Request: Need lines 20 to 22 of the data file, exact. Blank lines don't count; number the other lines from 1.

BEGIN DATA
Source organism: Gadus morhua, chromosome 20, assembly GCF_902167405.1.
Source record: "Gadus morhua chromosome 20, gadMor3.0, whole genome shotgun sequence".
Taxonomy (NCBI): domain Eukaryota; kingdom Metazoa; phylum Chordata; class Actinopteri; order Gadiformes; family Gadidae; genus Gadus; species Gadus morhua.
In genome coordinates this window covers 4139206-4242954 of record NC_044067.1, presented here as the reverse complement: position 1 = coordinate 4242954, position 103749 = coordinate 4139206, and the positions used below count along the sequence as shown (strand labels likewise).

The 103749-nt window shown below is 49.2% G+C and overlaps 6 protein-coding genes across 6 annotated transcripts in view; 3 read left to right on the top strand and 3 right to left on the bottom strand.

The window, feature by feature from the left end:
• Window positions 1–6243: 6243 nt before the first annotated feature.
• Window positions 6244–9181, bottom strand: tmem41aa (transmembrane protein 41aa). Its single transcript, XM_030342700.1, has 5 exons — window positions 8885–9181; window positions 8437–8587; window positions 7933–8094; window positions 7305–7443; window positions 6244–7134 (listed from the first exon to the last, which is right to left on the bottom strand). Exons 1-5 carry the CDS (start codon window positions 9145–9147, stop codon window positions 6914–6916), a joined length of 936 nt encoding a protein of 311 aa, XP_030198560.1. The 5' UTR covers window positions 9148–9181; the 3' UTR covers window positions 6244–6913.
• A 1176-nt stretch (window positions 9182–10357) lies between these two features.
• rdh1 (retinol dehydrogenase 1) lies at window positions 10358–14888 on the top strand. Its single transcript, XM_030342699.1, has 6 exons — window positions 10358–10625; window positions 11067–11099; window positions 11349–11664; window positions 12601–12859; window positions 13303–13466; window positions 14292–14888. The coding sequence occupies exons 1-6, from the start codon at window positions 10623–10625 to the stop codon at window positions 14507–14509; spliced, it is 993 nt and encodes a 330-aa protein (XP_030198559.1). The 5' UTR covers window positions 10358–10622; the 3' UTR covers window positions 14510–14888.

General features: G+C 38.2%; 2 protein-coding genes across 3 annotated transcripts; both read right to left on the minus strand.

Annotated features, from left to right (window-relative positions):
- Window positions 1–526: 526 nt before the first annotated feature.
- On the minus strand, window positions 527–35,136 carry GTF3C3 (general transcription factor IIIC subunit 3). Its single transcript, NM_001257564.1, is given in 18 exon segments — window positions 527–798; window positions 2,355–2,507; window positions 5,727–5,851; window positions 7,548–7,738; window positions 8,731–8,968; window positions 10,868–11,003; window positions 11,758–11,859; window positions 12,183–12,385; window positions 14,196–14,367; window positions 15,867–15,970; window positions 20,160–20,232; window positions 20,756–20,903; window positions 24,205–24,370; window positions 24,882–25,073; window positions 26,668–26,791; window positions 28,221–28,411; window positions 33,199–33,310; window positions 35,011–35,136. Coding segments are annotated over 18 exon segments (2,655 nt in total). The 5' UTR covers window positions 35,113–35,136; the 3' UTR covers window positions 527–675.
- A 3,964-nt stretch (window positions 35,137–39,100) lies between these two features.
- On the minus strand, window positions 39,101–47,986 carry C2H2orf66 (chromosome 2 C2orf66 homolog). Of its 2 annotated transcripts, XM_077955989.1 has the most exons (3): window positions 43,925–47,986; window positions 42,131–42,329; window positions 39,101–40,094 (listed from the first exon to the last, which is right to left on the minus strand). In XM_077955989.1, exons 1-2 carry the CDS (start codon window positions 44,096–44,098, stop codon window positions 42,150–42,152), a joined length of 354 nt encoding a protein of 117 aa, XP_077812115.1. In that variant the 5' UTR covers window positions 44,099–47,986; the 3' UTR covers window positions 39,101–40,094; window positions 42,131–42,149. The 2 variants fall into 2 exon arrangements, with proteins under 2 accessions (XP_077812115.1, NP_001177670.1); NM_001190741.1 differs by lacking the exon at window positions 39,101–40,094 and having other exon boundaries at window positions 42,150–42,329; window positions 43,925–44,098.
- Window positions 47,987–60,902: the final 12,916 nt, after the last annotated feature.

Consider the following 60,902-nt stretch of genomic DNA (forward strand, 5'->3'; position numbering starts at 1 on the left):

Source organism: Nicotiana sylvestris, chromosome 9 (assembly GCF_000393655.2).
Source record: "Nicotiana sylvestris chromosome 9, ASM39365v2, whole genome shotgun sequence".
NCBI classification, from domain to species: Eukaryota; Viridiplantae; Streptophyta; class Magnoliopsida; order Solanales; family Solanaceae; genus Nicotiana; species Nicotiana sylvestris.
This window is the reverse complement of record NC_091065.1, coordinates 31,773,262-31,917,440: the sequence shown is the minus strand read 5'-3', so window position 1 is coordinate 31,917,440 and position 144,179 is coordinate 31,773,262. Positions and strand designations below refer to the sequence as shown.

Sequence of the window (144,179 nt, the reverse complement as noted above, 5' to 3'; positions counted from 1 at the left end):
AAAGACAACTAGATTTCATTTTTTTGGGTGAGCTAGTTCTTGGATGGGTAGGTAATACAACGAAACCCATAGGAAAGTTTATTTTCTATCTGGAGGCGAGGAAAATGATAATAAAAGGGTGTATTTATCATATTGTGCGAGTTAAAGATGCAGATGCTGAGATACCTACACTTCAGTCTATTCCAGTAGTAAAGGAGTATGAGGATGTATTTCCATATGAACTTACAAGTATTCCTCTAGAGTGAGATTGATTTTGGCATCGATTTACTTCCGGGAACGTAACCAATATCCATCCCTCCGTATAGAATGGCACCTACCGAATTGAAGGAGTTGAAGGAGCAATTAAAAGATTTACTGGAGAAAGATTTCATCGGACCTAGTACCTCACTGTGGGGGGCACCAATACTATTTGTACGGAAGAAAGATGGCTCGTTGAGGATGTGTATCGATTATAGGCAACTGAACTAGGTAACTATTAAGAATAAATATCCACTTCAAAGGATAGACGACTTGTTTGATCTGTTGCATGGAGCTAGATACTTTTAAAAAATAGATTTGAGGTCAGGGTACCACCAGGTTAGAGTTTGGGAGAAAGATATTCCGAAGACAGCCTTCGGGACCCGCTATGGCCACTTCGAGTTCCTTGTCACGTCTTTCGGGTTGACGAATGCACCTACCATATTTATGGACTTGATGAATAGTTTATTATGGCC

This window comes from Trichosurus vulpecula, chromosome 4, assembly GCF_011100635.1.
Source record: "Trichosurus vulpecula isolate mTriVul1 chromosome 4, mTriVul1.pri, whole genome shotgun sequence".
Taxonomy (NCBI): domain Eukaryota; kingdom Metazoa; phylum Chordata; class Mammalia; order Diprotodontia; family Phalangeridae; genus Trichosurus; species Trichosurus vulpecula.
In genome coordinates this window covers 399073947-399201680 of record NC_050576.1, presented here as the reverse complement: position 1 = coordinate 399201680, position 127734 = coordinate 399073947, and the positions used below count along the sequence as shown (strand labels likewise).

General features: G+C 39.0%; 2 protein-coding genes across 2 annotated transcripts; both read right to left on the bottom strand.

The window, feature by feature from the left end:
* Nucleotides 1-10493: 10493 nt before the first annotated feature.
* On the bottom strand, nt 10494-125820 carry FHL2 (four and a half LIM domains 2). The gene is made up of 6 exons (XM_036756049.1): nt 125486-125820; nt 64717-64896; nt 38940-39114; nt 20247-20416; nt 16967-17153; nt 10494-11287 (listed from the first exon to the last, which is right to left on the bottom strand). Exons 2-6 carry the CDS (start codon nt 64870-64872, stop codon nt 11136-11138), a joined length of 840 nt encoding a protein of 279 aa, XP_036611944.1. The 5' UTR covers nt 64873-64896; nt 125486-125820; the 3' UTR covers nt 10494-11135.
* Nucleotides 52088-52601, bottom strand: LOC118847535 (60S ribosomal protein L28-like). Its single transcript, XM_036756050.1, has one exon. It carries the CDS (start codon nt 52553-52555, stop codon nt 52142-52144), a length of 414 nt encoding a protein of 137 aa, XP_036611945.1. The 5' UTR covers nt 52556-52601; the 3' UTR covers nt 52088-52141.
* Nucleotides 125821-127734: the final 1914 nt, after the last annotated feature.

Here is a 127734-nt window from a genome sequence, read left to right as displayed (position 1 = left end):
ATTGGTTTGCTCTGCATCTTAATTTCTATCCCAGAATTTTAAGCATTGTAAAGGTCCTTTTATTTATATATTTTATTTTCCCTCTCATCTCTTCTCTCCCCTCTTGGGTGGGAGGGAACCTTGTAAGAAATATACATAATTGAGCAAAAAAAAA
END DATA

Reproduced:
Source record: "Nicotiana sylvestris chromosome 9, ASM39365v2, whole genome shotgun sequence".
NCBI classification, from domain to species: Eukaryota; Viridiplantae; Streptophyta; class Magnoliopsida; order Solanales; family Solanaceae; genus Nicotiana; species Nicotiana sylvestris.
This window is the reverse complement of record NC_091065.1, coordinates 31,773,262-31,917,440: the sequence shown is the minus strand read 5'-3', so window position 1 is coordinate 31,917,440 and position 144,179 is coordinate 31,773,262. Positions and strand designations below refer to the sequence as shown.